Post # 1
We were invited to four weddings this summer/fall that ended up being canceled (with no new date announced) or postponed to a new date (they gave us the new date in 2021) and I was wondering what the gift etiquette is in these situations?
I assume we can send a gift a year from now for the wedding with the new date (or should we send a gift for the previous date??) , but I’m not sure about the cancelled one. They said they would probably have an immediate family ceremony and stream it over zoom (but they didn’t provide any concrete details such as date, time, etc). We are leaning toward sending a gift anyway around the original date but I wanted to see what everyone else on here is thinking?
Post # 2
I would send gifts whenever the wedding is actually happening. So if that’s next year then just give one next year. If someone is keeping their original date and having a smaller/streamed ceremony send one then.
Post # 3
Give gifts if/when you are invited to the new wedding date at the new wedding date. Nothing now.
Post # 4
I’m gifting for the rescheduled reception. The couple got legally married in their backyard with immediate family only on the original date, and I gave my congratulations for that. It seems weird to give a gift now for something I’m attending in a year.
Post # 5
I would give a gift when the event to which you are invited takes place – so if they are having a private ceremony but inviting you to the reception later, then give the gift at the reception.
If the wedding is cancelled, then there’s no need to send a gift at all. If you know them very well, a small sympathy gift might be a kind gesture, but I don’t think it’s necessary.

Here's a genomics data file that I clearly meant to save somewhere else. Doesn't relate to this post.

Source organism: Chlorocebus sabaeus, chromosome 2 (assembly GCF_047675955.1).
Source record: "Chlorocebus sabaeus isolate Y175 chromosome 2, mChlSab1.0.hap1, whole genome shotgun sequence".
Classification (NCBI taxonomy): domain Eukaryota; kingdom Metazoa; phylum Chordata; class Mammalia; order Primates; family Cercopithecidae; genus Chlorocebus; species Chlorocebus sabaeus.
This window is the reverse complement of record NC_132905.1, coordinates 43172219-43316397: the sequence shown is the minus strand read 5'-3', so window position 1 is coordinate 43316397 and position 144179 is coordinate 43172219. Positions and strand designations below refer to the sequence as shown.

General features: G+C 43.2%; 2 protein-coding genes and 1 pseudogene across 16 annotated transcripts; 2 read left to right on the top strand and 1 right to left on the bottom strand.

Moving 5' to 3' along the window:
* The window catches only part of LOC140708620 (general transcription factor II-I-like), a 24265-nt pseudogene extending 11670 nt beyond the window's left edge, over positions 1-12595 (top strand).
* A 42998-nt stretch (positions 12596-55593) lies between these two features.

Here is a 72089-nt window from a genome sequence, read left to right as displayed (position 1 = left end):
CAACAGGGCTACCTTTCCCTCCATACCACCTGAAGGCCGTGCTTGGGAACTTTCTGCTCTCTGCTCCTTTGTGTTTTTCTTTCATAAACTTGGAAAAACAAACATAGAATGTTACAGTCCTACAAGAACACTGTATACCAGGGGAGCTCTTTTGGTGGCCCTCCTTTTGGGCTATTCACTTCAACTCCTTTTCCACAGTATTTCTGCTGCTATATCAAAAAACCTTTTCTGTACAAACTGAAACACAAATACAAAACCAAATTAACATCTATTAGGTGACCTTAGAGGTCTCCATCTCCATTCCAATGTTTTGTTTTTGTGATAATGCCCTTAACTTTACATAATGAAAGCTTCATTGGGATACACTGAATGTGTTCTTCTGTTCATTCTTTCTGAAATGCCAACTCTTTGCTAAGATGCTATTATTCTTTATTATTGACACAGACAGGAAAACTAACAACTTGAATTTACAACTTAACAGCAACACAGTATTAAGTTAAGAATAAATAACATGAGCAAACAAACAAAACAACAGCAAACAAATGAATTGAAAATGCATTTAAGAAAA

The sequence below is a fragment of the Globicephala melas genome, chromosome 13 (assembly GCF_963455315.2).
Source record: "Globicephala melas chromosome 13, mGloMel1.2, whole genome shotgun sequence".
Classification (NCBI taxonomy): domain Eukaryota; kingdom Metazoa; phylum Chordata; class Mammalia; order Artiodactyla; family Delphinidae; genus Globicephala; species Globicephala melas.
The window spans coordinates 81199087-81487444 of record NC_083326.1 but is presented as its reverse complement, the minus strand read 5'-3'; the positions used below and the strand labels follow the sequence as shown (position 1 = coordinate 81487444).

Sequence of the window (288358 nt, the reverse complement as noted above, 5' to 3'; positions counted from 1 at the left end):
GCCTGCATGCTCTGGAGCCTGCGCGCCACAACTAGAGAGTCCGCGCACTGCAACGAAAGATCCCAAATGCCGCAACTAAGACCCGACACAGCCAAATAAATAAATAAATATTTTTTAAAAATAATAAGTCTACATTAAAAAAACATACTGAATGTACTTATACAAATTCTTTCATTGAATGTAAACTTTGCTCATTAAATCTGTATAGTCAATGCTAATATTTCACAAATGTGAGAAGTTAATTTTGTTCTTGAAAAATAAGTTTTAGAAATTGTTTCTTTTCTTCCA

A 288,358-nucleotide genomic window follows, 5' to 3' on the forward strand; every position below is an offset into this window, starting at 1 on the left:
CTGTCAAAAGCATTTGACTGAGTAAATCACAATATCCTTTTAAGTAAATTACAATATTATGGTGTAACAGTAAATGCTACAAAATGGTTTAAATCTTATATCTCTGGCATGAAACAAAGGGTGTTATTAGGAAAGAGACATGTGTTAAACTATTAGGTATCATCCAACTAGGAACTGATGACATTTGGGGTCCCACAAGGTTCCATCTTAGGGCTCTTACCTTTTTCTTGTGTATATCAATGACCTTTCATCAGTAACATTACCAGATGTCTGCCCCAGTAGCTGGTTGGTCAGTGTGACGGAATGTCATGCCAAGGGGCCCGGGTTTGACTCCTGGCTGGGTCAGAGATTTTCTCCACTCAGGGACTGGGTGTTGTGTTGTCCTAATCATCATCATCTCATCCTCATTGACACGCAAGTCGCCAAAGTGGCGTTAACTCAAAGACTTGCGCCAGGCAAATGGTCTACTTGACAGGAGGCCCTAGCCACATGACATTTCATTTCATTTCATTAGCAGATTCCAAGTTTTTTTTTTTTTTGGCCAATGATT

Post # 6
Id give a gift at the actual wedding/reception. I agree with pps it seems weird to send a gift for an event im attending in a year. I probably wouldnt give a gift for a cancelled wedding that I wasnt invited to the new one unless I was extremely close with the couple.
Post # 7
For those getting married this year but having the reception next year I am giving something for both. For instance, for my cousin I gave her and her fiancé a set of champagne flutes from their registry and included a note about how we will still be toasting them on their wedding day and how excited we are for them. Next year for the reception I will give something else from the registry or contribute to their honeymoon.
Will probably end up spending a little more than I usually do, but to give a little joy couples who have had so much stress is worth it.
Post # 8
we sent a gift to a couple who got legally married but postponed their big wedding until next year. for our other friends who postponed everything until next year, we are waiting.
Post # 9
I gave a gift for a wedding that took place on a much smaller scale with a large reception to follow next year. They got married and the gift is to celebrate the marriage so it made sense to give a gift for that rather than the party that will occur next year.